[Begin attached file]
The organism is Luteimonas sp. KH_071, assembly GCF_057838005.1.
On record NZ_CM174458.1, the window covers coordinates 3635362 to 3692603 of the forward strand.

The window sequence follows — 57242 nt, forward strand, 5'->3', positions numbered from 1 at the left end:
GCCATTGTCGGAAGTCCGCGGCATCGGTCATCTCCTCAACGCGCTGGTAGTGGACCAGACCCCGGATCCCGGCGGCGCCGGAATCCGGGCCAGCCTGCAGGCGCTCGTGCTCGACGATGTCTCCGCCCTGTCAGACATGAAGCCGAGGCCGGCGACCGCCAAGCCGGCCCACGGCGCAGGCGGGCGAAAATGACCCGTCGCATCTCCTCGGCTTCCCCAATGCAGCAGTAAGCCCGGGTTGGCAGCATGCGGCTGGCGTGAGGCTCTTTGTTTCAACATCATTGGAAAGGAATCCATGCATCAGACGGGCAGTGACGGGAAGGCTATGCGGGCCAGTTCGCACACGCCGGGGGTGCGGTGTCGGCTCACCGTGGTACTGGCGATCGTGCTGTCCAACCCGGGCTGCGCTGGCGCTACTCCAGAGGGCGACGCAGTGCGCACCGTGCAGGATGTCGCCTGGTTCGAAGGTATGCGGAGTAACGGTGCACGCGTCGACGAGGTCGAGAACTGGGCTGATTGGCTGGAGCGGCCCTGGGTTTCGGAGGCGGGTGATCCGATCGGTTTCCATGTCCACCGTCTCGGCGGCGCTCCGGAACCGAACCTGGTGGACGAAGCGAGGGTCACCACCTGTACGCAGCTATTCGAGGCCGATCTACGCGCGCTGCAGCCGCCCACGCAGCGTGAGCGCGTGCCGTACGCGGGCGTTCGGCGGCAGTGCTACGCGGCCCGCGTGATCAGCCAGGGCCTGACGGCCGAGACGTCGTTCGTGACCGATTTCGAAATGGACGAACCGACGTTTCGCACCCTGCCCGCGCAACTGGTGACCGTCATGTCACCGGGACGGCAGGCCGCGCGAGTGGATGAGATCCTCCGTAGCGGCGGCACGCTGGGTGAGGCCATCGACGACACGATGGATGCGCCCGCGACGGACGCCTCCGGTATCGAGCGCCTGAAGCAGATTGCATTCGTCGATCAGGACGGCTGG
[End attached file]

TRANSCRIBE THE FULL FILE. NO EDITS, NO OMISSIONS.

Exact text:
The organism is Luteimonas sp. KH_071, assembly GCF_057838005.1.
On record NZ_CM174458.1, the window covers coordinates 3635362 to 3692603 of the forward strand.

The window sequence follows — 57242 nt, forward strand, 5'->3', positions numbered from 1 at the left end:
GCCATTGTCGGAAGTCCGCGGCATCGGTCATCTCCTCAACGCGCTGGTAGTGGACCAGACCCCGGATCCCGGCGGCGCCGGAATCCGGGCCAGCCTGCAGGCGCTCGTGCTCGACGATGTCTCCGCCCTGTCAGACATGAAGCCGAGGCCGGCGACCGCCAAGCCGGCCCACGGCGCAGGCGGGCGAAAATGACCCGTCGCATCTCCTCGGCTTCCCCAATGCAGCAGTAAGCCCGGGTTGGCAGCATGCGGCTGGCGTGAGGCTCTTTGTTTCAACATCATTGGAAAGGAATCCATGCATCAGACGGGCAGTGACGGGAAGGCTATGCGGGCCAGTTCGCACACGCCGGGGGTGCGGTGTCGGCTCACCGTGGTACTGGCGATCGTGCTGTCCAACCCGGGCTGCGCTGGCGCTACTCCAGAGGGCGACGCAGTGCGCACCGTGCAGGATGTCGCCTGGTTCGAAGGTATGCGGAGTAACGGTGCACGCGTCGACGAGGTCGAGAACTGGGCTGATTGGCTGGAGCGGCCCTGGGTTTCGGAGGCGGGTGATCCGATCGGTTTCCATGTCCACCGTCTCGGCGGCGCTCCGGAACCGAACCTGGTGGACGAAGCGAGGGTCACCACCTGTACGCAGCTATTCGAGGCCGATCTACGCGCGCTGCAGCCGCCCACGCAGCGTGAGCGCGTGCCGTACGCGGGCGTTCGGCGGCAGTGCTACGCGGCCCGCGTGATCAGCCAGGGCCTGACGGCCGAGACGTCGTTCGTGACCGATTTCGAAATGGACGAACCGACGTTTCGCACCCTGCCCGCGCAACTGGTGACCGTCATGTCACCGGGACGGCAGGCCGCGCGAGTGGATGAGATCCTCCGTAGCGGCGGCACGCTGGGTGAGGCCATCGACGACACGATGGATGCGCCCGCGACGGACGCCTCCGGTATCGAGCGCCTGAAGCAGATTGCATTCGTCGATCAGGACGGCTGG